In Roman antiquity, the Colossi were a popular destination, as the northern of the two was linked to Memnon, a hero of Greek mythology. During the morning it would make seemingly doleful noises which were attributed to the hero who was slain in Troy. However, it is more likely that these noises were the result of a crack that shattered the statue during an earthquake in 27BC. The Roman Emperor Hadrian was amongst the visitors who documented their attendance with Greek or Latin inscriptions on the legs of the Colossus. Around 200AD, the “vocal Memnon pillar” must have partially collapsed. The Roman Emperor Septimius Severus had the upper tiers reconstructed using sandstone from the quarries of the Gebel Gulab near Aswan. When the emperor died, however, the work stopped and the northern statue remained unfinished.
Both monuments today show strong signs of damage from various different influencing factors. In the 16th century, at the time of the Mamluks, the face of the southern Colossus was destroyed with catapults. The huge differences in temperature between night and day have led to micro-cracks on the arms and legs. High concentrations of air pollutants in the morning dew accumulate on the surface of the stone and over the years stubborn encrusted dirt had formed under which salt weathering had damaged the stone.
Removing the layer of dirt that was damaging the stone, and hence preventing the monument from further decaying or at least slowing the decay down, was the main aim of the cleaning work which was overseen from a technical point of view by Grad. Jens Linke, a restorer from Mellingen. The encrusted dirt was removed layer by layer with a Kärcher blasting gun with which the air pressure and amount of spray agent can be carefully controlled using the handle. This afforded the team flexibility in the way that they cleaned the Colossi as there were huge variations in the resilience of different sections of the stone’s surface. Surprisingly, remnants of the original paintwork were discovered and subsequently cautiously exposed without damaging them.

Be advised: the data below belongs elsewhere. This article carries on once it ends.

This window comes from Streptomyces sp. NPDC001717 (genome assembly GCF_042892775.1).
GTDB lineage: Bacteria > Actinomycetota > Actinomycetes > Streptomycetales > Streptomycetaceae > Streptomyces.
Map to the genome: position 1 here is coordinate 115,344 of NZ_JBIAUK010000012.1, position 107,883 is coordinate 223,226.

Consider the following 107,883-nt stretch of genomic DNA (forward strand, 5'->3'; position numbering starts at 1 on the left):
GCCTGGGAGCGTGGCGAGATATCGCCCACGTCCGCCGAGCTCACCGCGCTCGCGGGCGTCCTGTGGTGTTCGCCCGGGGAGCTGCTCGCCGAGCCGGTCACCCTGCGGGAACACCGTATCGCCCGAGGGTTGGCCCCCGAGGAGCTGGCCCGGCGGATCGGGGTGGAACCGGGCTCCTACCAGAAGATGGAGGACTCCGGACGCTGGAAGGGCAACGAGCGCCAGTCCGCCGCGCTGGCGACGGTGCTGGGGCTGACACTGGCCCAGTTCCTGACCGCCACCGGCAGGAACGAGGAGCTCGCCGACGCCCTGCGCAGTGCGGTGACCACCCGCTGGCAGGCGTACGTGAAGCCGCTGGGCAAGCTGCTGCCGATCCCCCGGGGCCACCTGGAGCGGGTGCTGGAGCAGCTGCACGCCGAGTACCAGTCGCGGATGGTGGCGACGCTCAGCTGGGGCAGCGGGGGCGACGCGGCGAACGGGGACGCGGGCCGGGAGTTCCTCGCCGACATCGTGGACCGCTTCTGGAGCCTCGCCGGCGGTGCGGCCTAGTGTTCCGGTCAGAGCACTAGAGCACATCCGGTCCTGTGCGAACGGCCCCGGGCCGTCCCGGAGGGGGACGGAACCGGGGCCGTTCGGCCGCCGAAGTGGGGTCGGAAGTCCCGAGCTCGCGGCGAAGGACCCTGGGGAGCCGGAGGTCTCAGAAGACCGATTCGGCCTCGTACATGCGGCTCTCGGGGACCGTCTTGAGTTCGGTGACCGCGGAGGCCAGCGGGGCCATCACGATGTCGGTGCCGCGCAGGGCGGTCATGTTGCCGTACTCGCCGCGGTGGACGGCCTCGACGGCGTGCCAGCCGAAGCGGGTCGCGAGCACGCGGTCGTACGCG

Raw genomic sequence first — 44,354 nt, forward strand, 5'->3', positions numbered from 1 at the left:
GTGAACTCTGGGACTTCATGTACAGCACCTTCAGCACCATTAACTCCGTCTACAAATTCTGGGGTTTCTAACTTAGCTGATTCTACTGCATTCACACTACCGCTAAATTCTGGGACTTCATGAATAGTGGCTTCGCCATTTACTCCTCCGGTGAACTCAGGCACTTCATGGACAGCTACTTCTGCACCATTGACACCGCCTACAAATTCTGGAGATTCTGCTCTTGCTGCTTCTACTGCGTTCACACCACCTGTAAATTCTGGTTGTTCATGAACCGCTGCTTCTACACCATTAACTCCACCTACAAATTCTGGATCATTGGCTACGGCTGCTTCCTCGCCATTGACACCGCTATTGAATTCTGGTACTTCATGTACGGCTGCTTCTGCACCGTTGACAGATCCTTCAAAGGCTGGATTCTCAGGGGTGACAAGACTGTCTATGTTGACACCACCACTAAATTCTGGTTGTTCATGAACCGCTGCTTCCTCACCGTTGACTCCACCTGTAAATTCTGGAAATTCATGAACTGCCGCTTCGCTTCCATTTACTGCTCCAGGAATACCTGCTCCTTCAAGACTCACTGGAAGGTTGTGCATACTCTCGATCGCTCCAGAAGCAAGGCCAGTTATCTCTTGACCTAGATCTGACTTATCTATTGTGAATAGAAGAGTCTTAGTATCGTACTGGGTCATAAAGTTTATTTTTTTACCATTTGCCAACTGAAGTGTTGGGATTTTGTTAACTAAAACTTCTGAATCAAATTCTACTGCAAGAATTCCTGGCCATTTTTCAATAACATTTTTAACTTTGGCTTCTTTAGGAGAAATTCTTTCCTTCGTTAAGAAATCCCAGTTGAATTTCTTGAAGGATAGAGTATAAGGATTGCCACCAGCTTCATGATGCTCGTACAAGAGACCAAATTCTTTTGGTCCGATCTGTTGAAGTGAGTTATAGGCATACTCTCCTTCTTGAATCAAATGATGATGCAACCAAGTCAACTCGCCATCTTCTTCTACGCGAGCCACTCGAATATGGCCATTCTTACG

Dirt particles in the stone’s pores were left there in order to prevent a renewed build-up of particles full of aggressive air pollutants. As a precaution, very crumbly sections, in particular around the head and back of the northern Colossus, were not touched; they were supposed to first be pre-stabilised at a later date. The bases of both statues were also not cleaned, as they are the only ancient Egyptian monuments that still have traces of earlier Nile floods.
The Badenweiler thermal springs date back to the second century AD during the Roman occupation of the country and are situated between the Rhine and the Danube. The source, which is today is a pleasant 26.4°C, with a flow rate of 1 million litres a day, was perhaps used earlier by the local Celtic population for bathing. As part of the last stage of developments, the symmetrical complex, measuring 33 m x 95 m, included four swimming pools, changing rooms, baths and sweating baths. Considerable remains have been conserved and parts of the drainage and wastewater channels, the substructures, the wall rendering and the underfloor heating can still be seen today. The main building material used was the locally cut “Hauptrogenstein”, a limestone with a grainy surface.